It’s gadget season in the tech world. Think of it like New York Fashion Week, untucked white-man edition.
Every fall, the world’s largest technology companies put on elaborate press events to show off their latest wonders. This year’s gatherings have been particularly glitzy. Ten years after the debut of the iPhone, Apple invited reporters to the office park it’s been building for the past six years — the monumental spaceship building that Steve Jobs unveiled in his last public address. Amazon, in the meantime, asked reporters to visit its Seattle headquarters, where it is building a humidity-controlled set of glass spheres that will one day function as a kind of indoor nature walk for employees. The new gadgets — Apple’s completely redesigned iPhone, Amazon’s bedside clock talking computer — were also kind of fun.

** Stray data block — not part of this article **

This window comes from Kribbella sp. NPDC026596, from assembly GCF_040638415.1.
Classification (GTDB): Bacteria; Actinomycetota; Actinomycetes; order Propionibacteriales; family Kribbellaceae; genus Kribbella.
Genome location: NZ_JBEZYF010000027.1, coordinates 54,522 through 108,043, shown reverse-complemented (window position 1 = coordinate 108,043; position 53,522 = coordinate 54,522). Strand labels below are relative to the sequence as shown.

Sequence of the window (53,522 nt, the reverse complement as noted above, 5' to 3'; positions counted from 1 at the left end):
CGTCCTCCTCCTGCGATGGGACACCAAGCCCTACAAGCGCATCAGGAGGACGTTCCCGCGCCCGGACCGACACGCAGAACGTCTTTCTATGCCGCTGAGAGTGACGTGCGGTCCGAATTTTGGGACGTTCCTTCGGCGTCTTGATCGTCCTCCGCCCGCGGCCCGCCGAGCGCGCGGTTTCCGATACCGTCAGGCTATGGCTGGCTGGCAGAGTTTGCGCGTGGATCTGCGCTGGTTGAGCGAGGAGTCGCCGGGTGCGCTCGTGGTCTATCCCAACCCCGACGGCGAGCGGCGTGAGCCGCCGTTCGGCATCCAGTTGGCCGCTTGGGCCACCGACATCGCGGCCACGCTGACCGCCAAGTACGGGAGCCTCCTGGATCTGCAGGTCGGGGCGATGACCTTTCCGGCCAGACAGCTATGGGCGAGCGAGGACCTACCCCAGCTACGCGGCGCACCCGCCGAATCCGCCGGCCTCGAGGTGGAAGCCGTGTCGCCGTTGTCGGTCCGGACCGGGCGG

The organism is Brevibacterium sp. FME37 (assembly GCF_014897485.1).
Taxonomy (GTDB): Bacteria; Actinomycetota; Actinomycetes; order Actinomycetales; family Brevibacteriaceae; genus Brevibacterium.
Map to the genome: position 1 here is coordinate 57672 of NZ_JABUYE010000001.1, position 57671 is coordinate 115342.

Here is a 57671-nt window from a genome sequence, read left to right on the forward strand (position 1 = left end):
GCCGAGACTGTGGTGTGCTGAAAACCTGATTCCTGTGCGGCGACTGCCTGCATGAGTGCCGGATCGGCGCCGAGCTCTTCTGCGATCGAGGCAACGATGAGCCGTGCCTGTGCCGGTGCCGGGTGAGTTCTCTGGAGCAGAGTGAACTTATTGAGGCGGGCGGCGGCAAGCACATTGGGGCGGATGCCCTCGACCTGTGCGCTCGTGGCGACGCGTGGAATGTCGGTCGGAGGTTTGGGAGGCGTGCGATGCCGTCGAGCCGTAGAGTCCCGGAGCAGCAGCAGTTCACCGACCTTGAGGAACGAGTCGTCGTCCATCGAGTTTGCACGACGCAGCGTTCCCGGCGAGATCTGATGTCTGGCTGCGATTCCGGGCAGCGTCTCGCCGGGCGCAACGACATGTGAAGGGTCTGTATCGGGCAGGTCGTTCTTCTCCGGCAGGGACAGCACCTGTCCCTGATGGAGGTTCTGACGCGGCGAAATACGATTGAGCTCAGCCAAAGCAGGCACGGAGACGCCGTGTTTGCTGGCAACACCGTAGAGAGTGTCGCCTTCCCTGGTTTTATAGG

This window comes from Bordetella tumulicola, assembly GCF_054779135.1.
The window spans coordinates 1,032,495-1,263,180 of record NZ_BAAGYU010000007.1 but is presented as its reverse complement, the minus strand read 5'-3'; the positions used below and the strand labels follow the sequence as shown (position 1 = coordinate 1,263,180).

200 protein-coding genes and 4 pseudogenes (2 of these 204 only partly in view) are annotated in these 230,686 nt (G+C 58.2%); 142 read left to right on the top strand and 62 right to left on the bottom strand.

But despite the baubles and billion-dollar office parks, I’m really not feeling it this year. The technology industry is still exciting; it still packs the capacity for surprise. But where the surprise once felt like Christmas morning, it’s now like the entering-the-darkened-basement scene of a horror movie.